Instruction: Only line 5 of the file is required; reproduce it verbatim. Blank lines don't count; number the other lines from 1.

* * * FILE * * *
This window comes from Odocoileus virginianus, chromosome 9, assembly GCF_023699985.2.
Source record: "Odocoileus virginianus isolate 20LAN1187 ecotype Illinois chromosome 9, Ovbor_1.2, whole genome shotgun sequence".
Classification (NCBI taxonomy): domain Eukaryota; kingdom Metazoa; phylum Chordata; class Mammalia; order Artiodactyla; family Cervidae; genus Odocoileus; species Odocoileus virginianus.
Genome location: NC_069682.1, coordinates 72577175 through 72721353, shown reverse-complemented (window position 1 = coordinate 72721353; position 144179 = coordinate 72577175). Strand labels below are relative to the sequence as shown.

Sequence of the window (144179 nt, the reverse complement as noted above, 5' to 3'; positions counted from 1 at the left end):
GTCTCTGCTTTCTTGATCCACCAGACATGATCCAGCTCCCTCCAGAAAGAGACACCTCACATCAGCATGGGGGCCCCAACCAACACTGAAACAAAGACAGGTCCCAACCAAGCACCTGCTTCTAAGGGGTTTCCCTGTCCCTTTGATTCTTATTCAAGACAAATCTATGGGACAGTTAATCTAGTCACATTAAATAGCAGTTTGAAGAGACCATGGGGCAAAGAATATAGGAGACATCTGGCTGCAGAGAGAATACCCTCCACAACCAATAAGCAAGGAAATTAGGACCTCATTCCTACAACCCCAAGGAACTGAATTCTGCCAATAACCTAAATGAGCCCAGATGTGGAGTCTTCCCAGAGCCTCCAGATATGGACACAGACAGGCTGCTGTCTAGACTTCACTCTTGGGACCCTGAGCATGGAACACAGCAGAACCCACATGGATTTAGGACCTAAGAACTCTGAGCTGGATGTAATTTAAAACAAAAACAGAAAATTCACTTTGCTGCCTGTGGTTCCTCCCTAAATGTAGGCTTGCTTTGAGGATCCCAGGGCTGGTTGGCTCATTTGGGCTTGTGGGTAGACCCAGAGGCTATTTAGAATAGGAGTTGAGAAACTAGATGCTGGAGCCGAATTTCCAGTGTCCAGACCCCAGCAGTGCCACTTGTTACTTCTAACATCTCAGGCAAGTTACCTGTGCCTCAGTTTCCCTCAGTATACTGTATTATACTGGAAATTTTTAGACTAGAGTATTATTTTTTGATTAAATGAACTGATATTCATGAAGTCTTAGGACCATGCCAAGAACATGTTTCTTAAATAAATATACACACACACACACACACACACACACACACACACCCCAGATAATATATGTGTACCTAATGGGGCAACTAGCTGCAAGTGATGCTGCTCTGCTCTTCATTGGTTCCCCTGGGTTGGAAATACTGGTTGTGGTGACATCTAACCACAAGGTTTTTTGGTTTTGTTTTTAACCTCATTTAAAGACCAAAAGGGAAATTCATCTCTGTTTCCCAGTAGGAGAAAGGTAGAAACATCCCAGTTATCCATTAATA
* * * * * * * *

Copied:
Sequence of the window (144179 nt, the reverse complement as noted above, 5' to 3'; positions counted from 1 at the left end):